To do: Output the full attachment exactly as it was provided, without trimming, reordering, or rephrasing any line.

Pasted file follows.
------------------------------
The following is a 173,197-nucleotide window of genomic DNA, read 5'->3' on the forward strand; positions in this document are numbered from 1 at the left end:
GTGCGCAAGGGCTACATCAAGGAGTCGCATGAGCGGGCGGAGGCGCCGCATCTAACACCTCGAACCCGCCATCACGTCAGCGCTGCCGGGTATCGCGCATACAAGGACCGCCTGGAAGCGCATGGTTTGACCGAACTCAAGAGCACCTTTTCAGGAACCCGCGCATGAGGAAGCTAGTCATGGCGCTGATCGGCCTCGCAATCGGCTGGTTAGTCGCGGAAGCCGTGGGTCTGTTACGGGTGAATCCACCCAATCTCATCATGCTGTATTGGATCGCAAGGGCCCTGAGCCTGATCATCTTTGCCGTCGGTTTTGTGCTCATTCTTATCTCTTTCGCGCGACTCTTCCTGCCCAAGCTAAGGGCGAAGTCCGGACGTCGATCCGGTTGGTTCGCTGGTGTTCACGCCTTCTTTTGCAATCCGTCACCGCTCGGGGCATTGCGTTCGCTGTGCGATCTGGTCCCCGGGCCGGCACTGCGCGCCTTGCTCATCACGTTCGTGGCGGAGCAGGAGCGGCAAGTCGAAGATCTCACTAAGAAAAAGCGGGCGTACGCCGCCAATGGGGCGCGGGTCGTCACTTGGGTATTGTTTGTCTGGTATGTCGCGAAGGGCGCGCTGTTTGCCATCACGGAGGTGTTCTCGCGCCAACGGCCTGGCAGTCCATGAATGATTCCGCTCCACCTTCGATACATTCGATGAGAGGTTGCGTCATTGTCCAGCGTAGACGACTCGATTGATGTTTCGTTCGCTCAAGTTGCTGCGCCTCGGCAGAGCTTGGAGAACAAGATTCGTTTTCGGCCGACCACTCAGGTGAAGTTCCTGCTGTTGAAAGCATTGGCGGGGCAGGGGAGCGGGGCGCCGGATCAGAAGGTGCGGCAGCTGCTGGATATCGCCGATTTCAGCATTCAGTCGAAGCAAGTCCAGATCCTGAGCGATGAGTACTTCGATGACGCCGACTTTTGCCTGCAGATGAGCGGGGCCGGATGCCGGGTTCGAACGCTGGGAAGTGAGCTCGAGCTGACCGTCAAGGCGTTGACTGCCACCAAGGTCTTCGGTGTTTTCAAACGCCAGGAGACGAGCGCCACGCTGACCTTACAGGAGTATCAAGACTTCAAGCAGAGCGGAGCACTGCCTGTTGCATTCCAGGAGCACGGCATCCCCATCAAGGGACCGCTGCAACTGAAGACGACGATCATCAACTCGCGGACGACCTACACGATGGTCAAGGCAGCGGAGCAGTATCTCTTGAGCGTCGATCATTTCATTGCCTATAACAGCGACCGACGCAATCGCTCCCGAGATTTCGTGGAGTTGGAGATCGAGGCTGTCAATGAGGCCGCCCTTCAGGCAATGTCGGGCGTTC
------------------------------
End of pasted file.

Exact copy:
The following is a 173,197-nucleotide window of genomic DNA, read 5'->3' on the forward strand; positions in this document are numbered from 1 at the left end:
GTGCGCAAGGGCTACATCAAGGAGTCGCATGAGCGGGCGGAGGCGCCGCATCTAACACCTCGAACCCGCCATCACGTCAGCGCTGCCGGGTATCGCGCATACAAGGACCGCCTGGAAGCGCATGGTTTGACCGAACTCAAGAGCACCTTTTCAGGAACCCGCGCATGAGGAAGCTAGTCATGGCGCTGATCGGCCTCGCAATCGGCTGGTTAGTCGCGGAAGCCGTGGGTCTGTTACGGGTGAATCCACCCAATCTCATCATGCTGTATTGGATCGCAAGGGCCCTGAGCCTGATCATCTTTGCCGTCGGTTTTGTGCTCATTCTTATCTCTTTCGCGCGACTCTTCCTGCCCAAGCTAAGGGCGAAGTCCGGACGTCGATCCGGTTGGTTCGCTGGTGTTCACGCCTTCTTTTGCAATCCGTCACCGCTCGGGGCATTGCGTTCGCTGTGCGATCTGGTCCCCGGGCCGGCACTGCGCGCCTTGCTCATCACGTTCGTGGCGGAGCAGGAGCGGCAAGTCGAAGATCTCACTAAGAAAAAGCGGGCGTACGCCGCCAATGGGGCGCGGGTCGTCACTTGGGTATTGTTTGTCTGGTATGTCGCGAAGGGCGCGCTGTTTGCCATCACGGAGGTGTTCTCGCGCCAACGGCCTGGCAGTCCATGAATGATTCCGCTCCACCTTCGATACATTCGATGAGAGGTTGCGTCATTGTCCAGCGTAGACGACTCGATTGATGTTTCGTTCGCTCAAGTTGCTGCGCCTCGGCAGAGCTTGGAGAACAAGATTCGTTTTCGGCCGACCACTCAGGTGAAGTTCCTGCTGTTGAAAGCATTGGCGGGGCAGGGGAGCGGGGCGCCGGATCAGAAGGTGCGGCAGCTGCTGGATATCGCCGATTTCAGCATTCAGTCGAAGCAAGTCCAGATCCTGAGCGATGAGTACTTCGATGACGCCGACTTTTGCCTGCAGATGAGCGGGGCCGGATGCCGGGTTCGAACGCTGGGAAGTGAGCTCGAGCTGACCGTCAAGGCGTTGACTGCCACCAAGGTCTTCGGTGTTTTCAAACGCCAGGAGACGAGCGCCACGCTGACCTTACAGGAGTATCAAGACTTCAAGCAGAGCGGAGCACTGCCTGTTGCATTCCAGGAGCACGGCATCCCCATCAAGGGACCGCTGCAACTGAAGACGACGATCATCAACTCGCGGACGACCTACACGATGGTCAAGGCAGCGGAGCAGTATCTCTTGAGCGTCGATCATTTCATTGCCTATAACAGCGACCGACGCAATCGCTCCCGAGATTTCGTGGAGTTGGAGATCGAGGCTGTCAATGAGGCCGCCCTTCAGGCAATGTCGGGCGTTC